If the machine is only providing serial output during bootup, then it may not have been configured for serial logins. Check that the
/etc/inittab file contains a line like
T0:23:respawn:/sbin/getty -L ttyS0 9600 vt100
which tells init to start the program to provide login prompts.
The original kernel shipped with Debian sarge has a broken serial driver for Ultra 5s. The version in the security updates should work.
Getting user information from LDAP
libnss-ldap package handles fetching account information from LDAP.
Also make sure that
nscd is installed, otherwise bad things may happen.
libnss-ldap where to look, you need to edit
/etc/libnss-ldap.conf. At the very least, you'll need to
give the host and base (
To tell libc to use
libnss-ldap, you need to amend the appropriate lines in
passwd: files ldap group: files ldap shadow: files ldap
The other databases are best left alone; we don't bother putting host information or such like in LDAP because we don't see much benefit.
getent program is useful for testing.
Authenticating with LDAP
libpam-ldap package is used for authentication against LDAP. You need to configure
/etc/pam_ldap.conf along the same lines as
/etc/libnss_ldap.conf. A typical example is:
host piper base dc=tardis,dc=ed,dc=ac,dc=uk rootbinddn cn=admin,dc=tardis,dc=ed,dc=ac,dc=uk ldap_version 3 # NSS lookups need to be restricted to the appropriate parts of the tree. # If other lookups are added to /etc/nsswitch.conf, they need to be put # here too. nss_base_passwd ou=People,dc=tardis,dc=ed,dc=ac,dc=uk nss_base_group ou=Group,dc=tardis,dc=ed,dc=ac,dc=uk nss_base_shadow ou=People,dc=tardis,dc=ed,dc=ac,dc=uk # Use funky generic LDAP password changing. pam_password exop
PAM needs to be told to use
libpam-ldap, as well as the normal authentication for
# ** Use trick from /usr/share/doc/libpam-ldap/README.Debian # auth [success=1 default=ignore] pam_unix.so nullok_secure auth required pam_ldap.so use_first_pass auth required pam_permit.so
use_first_pass option. Without it logins will ask for a password for pam_unix, then one for pam_ldap, and so on, causing every other attempt to enter your password to fail even when you get it right. You need to set up
/etc/pam.d/common-account in the same way.
Restricting access to admins
+:ALL:cron -:ALL EXCEPT root admin:ALL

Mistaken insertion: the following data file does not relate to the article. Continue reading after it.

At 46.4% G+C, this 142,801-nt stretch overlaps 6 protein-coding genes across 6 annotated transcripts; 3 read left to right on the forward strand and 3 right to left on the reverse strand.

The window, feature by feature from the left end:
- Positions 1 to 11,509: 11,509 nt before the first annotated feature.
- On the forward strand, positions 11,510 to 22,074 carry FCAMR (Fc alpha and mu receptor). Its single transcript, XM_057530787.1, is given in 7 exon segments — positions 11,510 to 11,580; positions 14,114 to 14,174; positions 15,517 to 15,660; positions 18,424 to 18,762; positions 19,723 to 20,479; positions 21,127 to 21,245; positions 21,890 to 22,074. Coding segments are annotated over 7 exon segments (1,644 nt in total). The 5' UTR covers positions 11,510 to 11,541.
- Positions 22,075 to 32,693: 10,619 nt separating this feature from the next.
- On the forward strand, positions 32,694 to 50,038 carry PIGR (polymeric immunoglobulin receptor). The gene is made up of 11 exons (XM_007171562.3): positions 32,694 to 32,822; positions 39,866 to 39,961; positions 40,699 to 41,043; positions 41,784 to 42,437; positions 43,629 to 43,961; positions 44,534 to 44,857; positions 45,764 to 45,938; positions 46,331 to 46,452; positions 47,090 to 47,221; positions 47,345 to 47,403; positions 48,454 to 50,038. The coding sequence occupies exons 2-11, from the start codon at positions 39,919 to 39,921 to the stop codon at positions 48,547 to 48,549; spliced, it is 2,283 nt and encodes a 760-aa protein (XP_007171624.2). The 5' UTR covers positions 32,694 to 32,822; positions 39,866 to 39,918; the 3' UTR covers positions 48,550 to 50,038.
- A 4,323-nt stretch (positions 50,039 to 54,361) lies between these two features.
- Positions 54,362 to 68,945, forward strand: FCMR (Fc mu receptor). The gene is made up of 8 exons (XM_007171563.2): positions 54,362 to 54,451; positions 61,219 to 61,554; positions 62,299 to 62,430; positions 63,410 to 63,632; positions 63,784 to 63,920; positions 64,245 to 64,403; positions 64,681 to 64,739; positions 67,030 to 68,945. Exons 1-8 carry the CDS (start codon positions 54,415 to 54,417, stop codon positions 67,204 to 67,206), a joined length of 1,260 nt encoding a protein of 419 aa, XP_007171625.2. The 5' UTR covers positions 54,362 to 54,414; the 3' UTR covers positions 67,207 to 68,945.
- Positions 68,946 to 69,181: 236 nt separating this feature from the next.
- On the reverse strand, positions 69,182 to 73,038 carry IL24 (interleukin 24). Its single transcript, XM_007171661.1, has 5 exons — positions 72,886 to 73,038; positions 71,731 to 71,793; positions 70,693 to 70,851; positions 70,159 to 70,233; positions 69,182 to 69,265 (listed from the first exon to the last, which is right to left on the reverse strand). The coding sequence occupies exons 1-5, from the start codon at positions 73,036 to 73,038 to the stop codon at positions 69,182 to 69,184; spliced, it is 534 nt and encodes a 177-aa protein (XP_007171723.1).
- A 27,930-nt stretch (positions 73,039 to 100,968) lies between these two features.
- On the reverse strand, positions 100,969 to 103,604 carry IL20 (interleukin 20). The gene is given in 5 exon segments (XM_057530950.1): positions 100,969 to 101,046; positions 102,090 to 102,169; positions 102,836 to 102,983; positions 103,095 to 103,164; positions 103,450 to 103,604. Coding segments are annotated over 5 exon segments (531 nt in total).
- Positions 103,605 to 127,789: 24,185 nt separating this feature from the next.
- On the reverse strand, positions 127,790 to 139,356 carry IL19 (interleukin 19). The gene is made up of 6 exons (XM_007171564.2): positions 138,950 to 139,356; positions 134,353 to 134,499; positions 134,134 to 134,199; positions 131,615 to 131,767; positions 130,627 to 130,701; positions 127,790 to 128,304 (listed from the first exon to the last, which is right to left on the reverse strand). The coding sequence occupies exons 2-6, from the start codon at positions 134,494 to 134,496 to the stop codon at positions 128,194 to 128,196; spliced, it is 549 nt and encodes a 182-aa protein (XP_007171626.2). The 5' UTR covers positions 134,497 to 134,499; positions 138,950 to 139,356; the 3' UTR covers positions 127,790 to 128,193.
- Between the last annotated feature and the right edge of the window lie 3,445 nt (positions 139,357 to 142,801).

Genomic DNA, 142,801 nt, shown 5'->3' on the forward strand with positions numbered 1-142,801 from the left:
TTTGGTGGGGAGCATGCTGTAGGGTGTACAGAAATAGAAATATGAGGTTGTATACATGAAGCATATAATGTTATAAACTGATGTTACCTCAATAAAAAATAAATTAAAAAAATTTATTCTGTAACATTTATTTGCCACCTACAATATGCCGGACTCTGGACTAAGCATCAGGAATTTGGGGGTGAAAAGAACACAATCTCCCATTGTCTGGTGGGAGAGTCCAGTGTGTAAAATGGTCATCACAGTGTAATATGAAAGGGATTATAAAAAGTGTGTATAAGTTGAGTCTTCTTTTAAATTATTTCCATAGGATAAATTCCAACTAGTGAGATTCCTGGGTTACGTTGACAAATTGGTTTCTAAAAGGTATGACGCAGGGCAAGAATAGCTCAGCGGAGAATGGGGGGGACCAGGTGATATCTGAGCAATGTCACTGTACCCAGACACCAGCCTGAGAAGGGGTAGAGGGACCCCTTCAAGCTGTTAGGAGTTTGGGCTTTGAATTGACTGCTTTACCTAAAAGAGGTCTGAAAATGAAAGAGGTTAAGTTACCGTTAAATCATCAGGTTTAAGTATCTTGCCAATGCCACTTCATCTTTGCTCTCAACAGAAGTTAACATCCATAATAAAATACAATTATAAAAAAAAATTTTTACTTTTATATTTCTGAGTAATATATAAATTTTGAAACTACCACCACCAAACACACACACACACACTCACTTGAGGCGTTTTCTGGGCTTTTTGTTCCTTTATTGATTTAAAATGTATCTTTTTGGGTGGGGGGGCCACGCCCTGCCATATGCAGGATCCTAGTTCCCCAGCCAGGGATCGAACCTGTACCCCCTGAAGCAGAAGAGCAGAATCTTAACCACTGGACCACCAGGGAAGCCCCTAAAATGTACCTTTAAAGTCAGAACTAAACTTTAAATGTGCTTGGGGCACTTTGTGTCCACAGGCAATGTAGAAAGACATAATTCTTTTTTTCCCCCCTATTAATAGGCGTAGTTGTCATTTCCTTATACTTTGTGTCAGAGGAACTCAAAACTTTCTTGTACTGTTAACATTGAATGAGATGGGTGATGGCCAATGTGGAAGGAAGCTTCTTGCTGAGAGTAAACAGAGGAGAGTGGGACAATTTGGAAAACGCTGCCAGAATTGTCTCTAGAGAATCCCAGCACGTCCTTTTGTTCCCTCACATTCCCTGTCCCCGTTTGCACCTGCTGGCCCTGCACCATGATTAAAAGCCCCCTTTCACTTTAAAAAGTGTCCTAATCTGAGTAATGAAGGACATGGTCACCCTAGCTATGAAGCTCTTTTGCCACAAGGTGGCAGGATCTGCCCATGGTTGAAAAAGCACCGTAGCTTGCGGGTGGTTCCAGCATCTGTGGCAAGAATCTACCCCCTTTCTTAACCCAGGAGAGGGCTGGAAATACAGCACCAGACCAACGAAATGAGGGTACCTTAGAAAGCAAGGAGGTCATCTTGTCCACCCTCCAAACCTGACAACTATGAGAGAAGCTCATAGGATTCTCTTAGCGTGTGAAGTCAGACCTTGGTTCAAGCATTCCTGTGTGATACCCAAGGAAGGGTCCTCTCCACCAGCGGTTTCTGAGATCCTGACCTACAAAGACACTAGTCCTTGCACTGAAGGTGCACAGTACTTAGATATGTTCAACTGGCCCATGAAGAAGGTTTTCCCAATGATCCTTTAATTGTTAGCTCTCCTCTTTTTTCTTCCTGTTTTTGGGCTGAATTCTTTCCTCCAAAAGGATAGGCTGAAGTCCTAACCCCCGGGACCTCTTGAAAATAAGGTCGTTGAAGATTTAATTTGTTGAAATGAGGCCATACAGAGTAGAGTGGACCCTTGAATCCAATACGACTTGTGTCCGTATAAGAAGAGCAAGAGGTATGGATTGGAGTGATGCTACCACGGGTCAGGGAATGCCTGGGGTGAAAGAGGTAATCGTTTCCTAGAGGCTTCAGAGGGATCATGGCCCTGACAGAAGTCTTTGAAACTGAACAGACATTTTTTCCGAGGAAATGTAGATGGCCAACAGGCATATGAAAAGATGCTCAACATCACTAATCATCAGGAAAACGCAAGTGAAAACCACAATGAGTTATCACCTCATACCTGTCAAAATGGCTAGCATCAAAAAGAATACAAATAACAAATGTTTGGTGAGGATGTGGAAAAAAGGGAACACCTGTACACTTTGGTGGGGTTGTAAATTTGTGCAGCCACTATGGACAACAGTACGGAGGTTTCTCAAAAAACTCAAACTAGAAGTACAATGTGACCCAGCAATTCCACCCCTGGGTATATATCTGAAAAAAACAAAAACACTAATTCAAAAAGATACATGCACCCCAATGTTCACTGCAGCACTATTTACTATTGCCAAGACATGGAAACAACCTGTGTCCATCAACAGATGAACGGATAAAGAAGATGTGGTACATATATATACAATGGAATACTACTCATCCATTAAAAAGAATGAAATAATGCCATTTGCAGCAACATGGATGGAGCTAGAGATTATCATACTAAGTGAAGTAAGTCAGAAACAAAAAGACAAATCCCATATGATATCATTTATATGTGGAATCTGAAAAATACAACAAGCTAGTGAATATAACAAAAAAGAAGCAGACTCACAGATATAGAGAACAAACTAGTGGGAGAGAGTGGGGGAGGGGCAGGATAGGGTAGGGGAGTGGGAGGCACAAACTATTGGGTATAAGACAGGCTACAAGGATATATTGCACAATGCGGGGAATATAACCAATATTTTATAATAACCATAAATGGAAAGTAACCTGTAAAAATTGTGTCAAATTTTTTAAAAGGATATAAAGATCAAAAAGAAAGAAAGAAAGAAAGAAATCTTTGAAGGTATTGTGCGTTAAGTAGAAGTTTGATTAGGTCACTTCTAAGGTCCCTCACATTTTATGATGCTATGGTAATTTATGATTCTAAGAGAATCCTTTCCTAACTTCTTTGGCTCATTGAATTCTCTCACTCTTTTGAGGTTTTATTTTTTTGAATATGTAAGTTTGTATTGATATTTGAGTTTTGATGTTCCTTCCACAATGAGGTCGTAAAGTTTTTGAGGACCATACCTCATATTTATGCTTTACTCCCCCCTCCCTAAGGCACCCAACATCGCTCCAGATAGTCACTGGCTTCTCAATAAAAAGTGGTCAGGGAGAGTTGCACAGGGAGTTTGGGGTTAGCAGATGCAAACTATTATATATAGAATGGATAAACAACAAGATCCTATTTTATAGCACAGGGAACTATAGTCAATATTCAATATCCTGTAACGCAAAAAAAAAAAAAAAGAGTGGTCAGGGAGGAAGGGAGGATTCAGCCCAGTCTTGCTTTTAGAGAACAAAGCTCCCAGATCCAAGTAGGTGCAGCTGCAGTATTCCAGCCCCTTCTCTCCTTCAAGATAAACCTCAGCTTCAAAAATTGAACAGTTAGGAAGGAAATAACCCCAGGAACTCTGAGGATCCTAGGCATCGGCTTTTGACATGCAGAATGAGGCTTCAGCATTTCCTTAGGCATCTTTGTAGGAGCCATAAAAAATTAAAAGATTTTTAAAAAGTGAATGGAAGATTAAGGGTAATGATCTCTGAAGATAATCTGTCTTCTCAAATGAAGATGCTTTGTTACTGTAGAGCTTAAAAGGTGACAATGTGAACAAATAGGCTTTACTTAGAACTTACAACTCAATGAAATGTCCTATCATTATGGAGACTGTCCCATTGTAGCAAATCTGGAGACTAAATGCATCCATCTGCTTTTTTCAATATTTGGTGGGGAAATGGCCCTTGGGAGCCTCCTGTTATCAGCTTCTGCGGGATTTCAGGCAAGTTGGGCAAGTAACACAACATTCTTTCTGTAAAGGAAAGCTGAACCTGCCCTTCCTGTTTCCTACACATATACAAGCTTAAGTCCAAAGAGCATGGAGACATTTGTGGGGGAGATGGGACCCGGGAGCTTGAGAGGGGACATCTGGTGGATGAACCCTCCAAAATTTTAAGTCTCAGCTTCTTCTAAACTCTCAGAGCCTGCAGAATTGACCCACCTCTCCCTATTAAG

[Hmmm... maybe that should be
LOCAL instead of
/etc/pam.d/common-account ensure that the pam_access
module is used to restrict access. For example,
account [success=1 default=ignore] pam_unix.so debug account required pam_ldap.so debug account required pam_access.so
Some systems need to appear on several VLANs, most notably the router. First, add
to the end of
/etc/modules so that the kernel knows how to deal with the VLAN tagged packets. (Use
modprobe 8021q to load it immediately if you don't want to reboot.) Then install the
vlan Debian package, and add extra stanzas to
/etc/network/interfaces for the new VLANs. For example,
# Admin VLAN auto eth0.1 iface eth0.1 inet static address 192.168.1.6 netmask 255.255.255.0 network 192.168.1.0 broadcast 192.168.1.255
eth0.1 means VLAN number
1 on interface
eth0. Finally, configure the switch so that the port is on the extra VLANs.
Logging to the Log host
To make syslog send logs to the log host, put
into /etc/syslog.conf. It is a good idea to keep the local logging too, in case of network problems.
This provides the addresses of various servers which a Tardis machine might need to use.
We have an internal caching nameserver, currently
188.8.131.52. However, other machines should be able to cope if it's down for maintenence, so we also use one of the university's servers. (Currently
184.108.40.206, but we should check if that's what we're supposed to use.)
Thus most machines have a
/etc/resolv.conf along the lines of:
search tardis.ed.ac.uk nameserver 220.127.116.11 nameserver 18.104.22.168
Other stuff that should be documented here, but isn't
- Configuring machines to pass mail on to the mail hub
- Configuring ntp
- Booting our suns from the LAN
- Installing munin